Table 1: Summary of case reports till date

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BRAT1 gene encodes BRAT1 protein.[8] The protein encoded by this ubiquitously expressed gene interacts with the tumor suppressing BRCA1 (breast cancer 1) protein and ATM protein and is thought to play a role in DNA damage pathway regulated by BRCA1 and ATM.[9] It also plays a role in regulating mitochondrial function and cell proliferation [10] and is required for protein stability of mammalian target of rapamycin (mTOR) and mTOR-related proteins and cell cycle progress by growth factors.[11] Loss of BRAT1 expression due to homozygous or compound heterozygous BRAT1 mutations may decrease cell proliferation and migration, affect mitochondrial homeostasis, and cause neuronal atrophy causing lethal EE.

  Conclusion Top

BRAT1 mutation is another entity to be considered in the neonatal/early infantile EE panel. Although rare, it can be identified earlier in view of the marked and obvious generalized rigidity noted since birth. The seizures are progressive from neonatal or early infancy. They have mild dysmorphisms with variable EEG patterns as condition progresses. MRI brain is not characteristic but suggestive of significant brain insult from time of birth. Given that BRAT1 gene is required for mitochondrial function; interventional opportunities at an early stage may be considered in the future. Antenatal diagnosis and counseling can also be provided during pregnancy if there is a history of affected sibling.

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Conflicts of interest

There are no conflicts of interest.

  References Top

McTague A, Appleton R, Avula S, Cross JH, King MD, Jacques TS, et al. Migrating partial seizures of infancy: Expansion of the electroclinical, radiological and pathological disease spectrum. Brain 2013;136(Pt 5):1578-91.  Back to cited text no. 1
Puffenberger EG, Jinks RN, Sougnez C, Cibulskis K, Willert RA, Achilly NP, et al. Genetic mapping and exome sequencing identify variants associated with five novel diseases. PLoS One 2012;7:e28936.  Back to cited text no. 2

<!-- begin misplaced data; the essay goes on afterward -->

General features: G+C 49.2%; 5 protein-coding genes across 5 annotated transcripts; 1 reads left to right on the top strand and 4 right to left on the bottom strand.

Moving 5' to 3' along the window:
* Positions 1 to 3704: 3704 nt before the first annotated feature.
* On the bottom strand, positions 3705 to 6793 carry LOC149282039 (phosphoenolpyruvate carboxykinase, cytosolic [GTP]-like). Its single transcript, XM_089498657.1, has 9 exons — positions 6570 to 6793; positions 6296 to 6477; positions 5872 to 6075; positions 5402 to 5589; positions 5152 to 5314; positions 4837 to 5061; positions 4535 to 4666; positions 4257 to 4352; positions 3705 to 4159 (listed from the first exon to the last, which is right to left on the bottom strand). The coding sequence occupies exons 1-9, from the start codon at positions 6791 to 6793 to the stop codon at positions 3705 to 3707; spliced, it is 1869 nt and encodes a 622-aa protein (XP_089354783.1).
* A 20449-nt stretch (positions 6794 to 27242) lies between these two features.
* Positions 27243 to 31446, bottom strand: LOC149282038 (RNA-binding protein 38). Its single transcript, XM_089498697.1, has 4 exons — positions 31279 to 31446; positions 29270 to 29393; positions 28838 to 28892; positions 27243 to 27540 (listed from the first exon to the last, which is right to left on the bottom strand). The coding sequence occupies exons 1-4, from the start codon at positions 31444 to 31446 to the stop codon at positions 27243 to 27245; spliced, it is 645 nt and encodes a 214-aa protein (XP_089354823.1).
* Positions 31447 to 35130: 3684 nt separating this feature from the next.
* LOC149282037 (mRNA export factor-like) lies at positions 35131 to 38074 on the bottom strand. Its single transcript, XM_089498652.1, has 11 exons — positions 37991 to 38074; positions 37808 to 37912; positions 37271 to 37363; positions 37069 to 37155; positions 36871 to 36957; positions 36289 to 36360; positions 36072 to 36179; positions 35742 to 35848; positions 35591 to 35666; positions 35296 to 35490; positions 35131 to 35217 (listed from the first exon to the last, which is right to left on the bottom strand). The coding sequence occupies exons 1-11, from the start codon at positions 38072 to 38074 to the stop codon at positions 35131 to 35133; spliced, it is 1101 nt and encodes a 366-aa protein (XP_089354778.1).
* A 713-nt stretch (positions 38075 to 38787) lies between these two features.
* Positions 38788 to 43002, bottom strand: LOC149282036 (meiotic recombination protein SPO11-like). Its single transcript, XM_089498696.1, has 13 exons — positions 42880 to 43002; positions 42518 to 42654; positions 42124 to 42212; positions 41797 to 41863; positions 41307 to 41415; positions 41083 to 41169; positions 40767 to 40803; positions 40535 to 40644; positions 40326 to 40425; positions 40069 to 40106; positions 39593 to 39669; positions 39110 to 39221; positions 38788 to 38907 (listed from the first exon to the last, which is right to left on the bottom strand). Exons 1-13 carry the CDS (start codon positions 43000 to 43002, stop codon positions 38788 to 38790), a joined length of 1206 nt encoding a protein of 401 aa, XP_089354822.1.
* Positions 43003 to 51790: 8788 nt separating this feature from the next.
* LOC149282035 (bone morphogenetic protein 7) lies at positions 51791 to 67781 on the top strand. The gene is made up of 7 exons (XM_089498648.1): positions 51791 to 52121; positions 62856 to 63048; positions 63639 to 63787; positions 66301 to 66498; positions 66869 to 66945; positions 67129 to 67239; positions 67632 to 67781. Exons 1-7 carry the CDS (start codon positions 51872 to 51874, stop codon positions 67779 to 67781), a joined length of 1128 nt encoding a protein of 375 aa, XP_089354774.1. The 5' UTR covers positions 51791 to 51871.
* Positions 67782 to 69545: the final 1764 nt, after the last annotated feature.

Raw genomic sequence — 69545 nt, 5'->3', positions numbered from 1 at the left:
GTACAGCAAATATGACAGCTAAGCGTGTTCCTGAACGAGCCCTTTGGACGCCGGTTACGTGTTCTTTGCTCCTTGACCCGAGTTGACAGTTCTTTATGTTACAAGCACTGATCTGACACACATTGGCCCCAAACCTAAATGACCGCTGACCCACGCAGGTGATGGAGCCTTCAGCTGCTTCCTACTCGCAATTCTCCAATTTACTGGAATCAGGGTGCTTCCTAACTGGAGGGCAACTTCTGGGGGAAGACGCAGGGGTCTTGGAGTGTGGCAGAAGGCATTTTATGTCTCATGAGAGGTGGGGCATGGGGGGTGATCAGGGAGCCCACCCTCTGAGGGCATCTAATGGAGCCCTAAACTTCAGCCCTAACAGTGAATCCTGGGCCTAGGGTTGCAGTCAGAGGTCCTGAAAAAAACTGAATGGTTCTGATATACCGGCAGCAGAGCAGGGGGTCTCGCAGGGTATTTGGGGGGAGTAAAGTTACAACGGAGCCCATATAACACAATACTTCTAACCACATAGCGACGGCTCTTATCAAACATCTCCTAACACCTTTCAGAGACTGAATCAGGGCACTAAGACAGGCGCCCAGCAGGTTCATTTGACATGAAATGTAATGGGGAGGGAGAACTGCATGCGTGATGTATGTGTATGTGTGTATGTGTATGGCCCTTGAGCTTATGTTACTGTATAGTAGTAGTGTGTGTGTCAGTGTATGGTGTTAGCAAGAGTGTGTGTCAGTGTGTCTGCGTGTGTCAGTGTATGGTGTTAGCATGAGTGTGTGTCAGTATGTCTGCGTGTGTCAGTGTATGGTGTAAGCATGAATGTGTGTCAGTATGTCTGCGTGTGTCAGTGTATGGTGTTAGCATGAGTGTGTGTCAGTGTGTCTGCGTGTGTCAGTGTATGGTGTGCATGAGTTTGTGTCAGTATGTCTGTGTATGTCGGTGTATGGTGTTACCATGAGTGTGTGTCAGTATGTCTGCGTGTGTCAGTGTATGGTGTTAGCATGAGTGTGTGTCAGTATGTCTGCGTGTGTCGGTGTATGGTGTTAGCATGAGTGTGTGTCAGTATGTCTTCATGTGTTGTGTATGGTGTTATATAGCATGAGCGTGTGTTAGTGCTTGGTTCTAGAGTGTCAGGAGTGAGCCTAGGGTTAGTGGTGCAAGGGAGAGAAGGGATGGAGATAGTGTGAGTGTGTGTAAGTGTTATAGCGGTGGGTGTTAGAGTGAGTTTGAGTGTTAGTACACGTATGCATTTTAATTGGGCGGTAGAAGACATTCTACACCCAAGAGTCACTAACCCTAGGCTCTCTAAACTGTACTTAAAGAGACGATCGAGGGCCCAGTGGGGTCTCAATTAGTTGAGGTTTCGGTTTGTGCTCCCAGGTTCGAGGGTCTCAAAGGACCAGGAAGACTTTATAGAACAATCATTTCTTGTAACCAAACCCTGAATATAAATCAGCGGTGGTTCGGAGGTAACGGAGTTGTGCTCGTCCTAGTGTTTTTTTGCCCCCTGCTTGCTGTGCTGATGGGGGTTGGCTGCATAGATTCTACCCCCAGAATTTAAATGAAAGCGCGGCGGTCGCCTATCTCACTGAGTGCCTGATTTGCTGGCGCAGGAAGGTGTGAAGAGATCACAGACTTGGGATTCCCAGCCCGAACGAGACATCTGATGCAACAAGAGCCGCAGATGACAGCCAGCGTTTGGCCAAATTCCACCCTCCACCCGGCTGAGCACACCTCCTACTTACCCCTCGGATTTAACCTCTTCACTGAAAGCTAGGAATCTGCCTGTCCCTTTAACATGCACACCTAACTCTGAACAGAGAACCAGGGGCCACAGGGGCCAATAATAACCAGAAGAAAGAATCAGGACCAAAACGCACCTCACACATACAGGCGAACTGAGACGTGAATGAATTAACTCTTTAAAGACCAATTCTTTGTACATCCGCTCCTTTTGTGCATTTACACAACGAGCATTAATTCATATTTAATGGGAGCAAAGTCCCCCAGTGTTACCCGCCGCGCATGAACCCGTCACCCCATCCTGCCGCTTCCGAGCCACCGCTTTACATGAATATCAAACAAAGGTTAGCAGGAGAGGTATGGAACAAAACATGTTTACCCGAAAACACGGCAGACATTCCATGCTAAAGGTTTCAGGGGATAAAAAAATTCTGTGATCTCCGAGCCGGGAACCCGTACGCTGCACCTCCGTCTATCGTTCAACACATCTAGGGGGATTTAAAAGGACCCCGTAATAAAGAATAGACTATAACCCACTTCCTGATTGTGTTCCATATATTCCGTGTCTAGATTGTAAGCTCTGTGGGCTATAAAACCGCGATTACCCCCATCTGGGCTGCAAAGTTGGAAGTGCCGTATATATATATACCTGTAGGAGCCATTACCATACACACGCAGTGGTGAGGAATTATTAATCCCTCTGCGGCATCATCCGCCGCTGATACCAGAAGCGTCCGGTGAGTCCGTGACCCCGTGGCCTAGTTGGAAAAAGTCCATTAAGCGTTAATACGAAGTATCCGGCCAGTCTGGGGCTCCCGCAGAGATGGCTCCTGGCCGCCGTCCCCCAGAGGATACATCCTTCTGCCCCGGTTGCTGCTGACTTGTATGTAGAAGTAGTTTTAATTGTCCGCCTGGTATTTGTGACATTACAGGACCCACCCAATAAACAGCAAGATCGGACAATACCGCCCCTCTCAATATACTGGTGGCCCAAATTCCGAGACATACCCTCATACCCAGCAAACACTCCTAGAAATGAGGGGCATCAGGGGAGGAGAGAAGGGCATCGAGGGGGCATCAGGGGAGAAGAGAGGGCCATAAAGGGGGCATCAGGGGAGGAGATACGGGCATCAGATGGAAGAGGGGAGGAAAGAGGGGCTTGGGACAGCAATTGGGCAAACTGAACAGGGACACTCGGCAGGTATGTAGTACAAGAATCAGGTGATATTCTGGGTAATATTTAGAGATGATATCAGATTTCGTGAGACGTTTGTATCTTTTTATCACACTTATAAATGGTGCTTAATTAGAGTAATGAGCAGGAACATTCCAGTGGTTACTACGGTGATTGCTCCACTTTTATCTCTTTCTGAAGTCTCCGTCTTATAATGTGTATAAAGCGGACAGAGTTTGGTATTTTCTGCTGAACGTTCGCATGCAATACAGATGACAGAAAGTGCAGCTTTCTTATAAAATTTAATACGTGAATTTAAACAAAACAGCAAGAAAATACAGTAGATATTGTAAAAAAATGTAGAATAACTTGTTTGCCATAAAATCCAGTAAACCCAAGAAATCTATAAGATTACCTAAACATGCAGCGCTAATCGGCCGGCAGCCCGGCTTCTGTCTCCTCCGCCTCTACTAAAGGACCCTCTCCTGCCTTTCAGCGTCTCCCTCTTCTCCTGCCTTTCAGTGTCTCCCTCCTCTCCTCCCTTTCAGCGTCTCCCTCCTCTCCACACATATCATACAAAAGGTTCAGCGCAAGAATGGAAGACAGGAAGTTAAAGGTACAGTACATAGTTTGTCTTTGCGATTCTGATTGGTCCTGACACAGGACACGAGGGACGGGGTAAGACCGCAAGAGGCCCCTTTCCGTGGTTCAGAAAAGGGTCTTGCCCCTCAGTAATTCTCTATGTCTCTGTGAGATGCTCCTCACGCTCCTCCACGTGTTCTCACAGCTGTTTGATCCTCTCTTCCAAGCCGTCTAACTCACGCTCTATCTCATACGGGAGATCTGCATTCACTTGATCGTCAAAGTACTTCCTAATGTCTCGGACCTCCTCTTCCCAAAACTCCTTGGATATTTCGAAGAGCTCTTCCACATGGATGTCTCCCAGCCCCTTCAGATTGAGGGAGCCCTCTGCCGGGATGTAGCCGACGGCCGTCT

Saunders CJ, Miller NA, Soden SE, Dinwiddie DL, Noll A, Alnadi NA, et al. Rapid whole-genome sequencing for genetic disease diagnosis in neonatal Intensive Care Units. Sci Transl Med 2012;4:154ra135.  Back to cited text no. 3
Saitsu H, Yamashita S, Tanaka Y, Tsurusaki Y, Nakashima M, Miyake N, et al. Compound heterozygous BRAT1 mutations cause familial Ohtahara syndrome with hypertonia and microcephaly. J Hum Genet 2014;59:687-90.  Back to cited text no. 4
Straussberg R, Ganelin-Cohen E, Goldberg-Stern H, Tzur S, Behar DM, Smirin-Yosef P, et al. Lethal neonatal rigidity and multifocal seizure syndrome – report of another family with a BRAT1 mutation. Eur J Paediatr Neurol 2015;19:240-2.  Back to cited text no. 5
Fernández-Jaén A, Álvarez S, So EY, Ouchi T, Jiménez de la Peña M, Duat A, et al. Mutations in BRAT1 cause autosomal recessive progressive encephalopathy: Report of a Spanish patient. Eur J Paediatr Neurol 2016;20:421-5.  Back to cited text no. 6
van de Pol LA, Wolf NI, van Weissenbruch MM, Stam CJ, Weiss JM, Waisfisz Q, et al. Early-onset severe encephalopathy with epilepsy: The BRAT1 gene should be added to the list of causes. Neuropediatrics 2015;46:392-400.  Back to cited text no. 7
Aglipay JA, Martin SA, Tawara H, Lee SW, Ouchi T. ATM activation by ionizing radiation requires BRCA1-associated BAAT1. J Biol Chem 2006;281:9710-8.  Back to cited text no. 8
So EY, Ouchi T. Functional interaction of BRCA1/ATM-associated BAAT1 with the DNA-PK catalytic subunit. Exp Ther Med 2011;2:443-7.  Back to cited text no. 9
So EY, Ouchi T. BRAT1 deficiency causes increased glucose metabolism and mitochondrial malfunction. BMC Cancer 2014;14:548.  Back to cited text no. 10
So EY, Ouchi T. The potential role of BRCA1-associated ATM Activator-1 (BRAT1) in regulation of mTOR. J Cancer Biol Res 2013;1. pii: 1001.  Back to cited text no. 11


  [Figure 1], [Figure 2]

  [Table 1]